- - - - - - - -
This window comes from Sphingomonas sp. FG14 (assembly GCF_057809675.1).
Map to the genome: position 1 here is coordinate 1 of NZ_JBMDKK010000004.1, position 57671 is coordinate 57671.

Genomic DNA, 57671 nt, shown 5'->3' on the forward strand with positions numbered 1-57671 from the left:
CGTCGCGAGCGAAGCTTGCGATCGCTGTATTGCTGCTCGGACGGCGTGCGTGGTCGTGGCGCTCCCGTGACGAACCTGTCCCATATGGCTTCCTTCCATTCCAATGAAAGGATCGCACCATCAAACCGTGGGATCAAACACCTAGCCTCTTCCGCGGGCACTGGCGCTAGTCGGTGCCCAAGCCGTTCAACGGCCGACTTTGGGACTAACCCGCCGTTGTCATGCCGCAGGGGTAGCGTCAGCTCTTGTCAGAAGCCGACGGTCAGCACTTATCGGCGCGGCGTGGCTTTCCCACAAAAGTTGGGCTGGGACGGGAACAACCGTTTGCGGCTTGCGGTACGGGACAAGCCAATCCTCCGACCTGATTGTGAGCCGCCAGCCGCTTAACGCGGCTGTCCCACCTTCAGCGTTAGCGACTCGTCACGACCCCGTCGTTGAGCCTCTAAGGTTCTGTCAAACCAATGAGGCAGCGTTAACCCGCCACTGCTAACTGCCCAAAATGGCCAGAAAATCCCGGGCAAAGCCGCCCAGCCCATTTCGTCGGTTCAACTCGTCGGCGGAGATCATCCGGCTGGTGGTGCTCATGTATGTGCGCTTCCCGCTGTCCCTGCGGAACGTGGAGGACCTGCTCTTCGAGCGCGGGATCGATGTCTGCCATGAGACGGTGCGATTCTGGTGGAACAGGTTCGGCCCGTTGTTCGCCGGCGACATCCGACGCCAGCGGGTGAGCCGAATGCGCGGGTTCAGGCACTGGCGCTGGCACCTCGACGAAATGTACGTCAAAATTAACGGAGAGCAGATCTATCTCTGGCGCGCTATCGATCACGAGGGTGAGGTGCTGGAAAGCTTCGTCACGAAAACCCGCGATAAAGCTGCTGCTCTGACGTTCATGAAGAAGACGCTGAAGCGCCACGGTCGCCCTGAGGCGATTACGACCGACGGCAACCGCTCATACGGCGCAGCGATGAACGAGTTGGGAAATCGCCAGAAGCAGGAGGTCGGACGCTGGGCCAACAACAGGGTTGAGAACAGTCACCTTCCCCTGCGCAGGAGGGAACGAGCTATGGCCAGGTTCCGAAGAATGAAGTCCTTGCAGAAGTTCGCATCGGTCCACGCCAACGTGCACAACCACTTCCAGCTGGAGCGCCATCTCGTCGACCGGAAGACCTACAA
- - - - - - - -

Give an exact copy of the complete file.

This window comes from Sphingomonas sp. FG14 (assembly GCF_057809675.1).
Map to the genome: position 1 here is coordinate 1 of NZ_JBMDKK010000004.1, position 57671 is coordinate 57671.

Genomic DNA, 57671 nt, shown 5'->3' on the forward strand with positions numbered 1-57671 from the left:
CGTCGCGAGCGAAGCTTGCGATCGCTGTATTGCTGCTCGGACGGCGTGCGTGGTCGTGGCGCTCCCGTGACGAACCTGTCCCATATGGCTTCCTTCCATTCCAATGAAAGGATCGCACCATCAAACCGTGGGATCAAACACCTAGCCTCTTCCGCGGGCACTGGCGCTAGTCGGTGCCCAAGCCGTTCAACGGCCGACTTTGGGACTAACCCGCCGTTGTCATGCCGCAGGGGTAGCGTCAGCTCTTGTCAGAAGCCGACGGTCAGCACTTATCGGCGCGGCGTGGCTTTCCCACAAAAGTTGGGCTGGGACGGGAACAACCGTTTGCGGCTTGCGGTACGGGACAAGCCAATCCTCCGACCTGATTGTGAGCCGCCAGCCGCTTAACGCGGCTGTCCCACCTTCAGCGTTAGCGACTCGTCACGACCCCGTCGTTGAGCCTCTAAGGTTCTGTCAAACCAATGAGGCAGCGTTAACCCGCCACTGCTAACTGCCCAAAATGGCCAGAAAATCCCGGGCAAAGCCGCCCAGCCCATTTCGTCGGTTCAACTCGTCGGCGGAGATCATCCGGCTGGTGGTGCTCATGTATGTGCGCTTCCCGCTGTCCCTGCGGAACGTGGAGGACCTGCTCTTCGAGCGCGGGATCGATGTCTGCCATGAGACGGTGCGATTCTGGTGGAACAGGTTCGGCCCGTTGTTCGCCGGCGACATCCGACGCCAGCGGGTGAGCCGAATGCGCGGGTTCAGGCACTGGCGCTGGCACCTCGACGAAATGTACGTCAAAATTAACGGAGAGCAGATCTATCTCTGGCGCGCTATCGATCACGAGGGTGAGGTGCTGGAAAGCTTCGTCACGAAAACCCGCGATAAAGCTGCTGCTCTGACGTTCATGAAGAAGACGCTGAAGCGCCACGGTCGCCCTGAGGCGATTACGACCGACGGCAACCGCTCATACGGCGCAGCGATGAACGAGTTGGGAAATCGCCAGAAGCAGGAGGTCGGACGCTGGGCCAACAACAGGGTTGAGAACAGTCACCTTCCCCTGCGCAGGAGGGAACGAGCTATGGCCAGGTTCCGAAGAATGAAGTCCTTGCAGAAGTTCGCATCGGTCCACGCCAACGTGCACAACCACTTCCAGCTGGAGCGCCATCTCGTCGACCGGAAGACCTACAA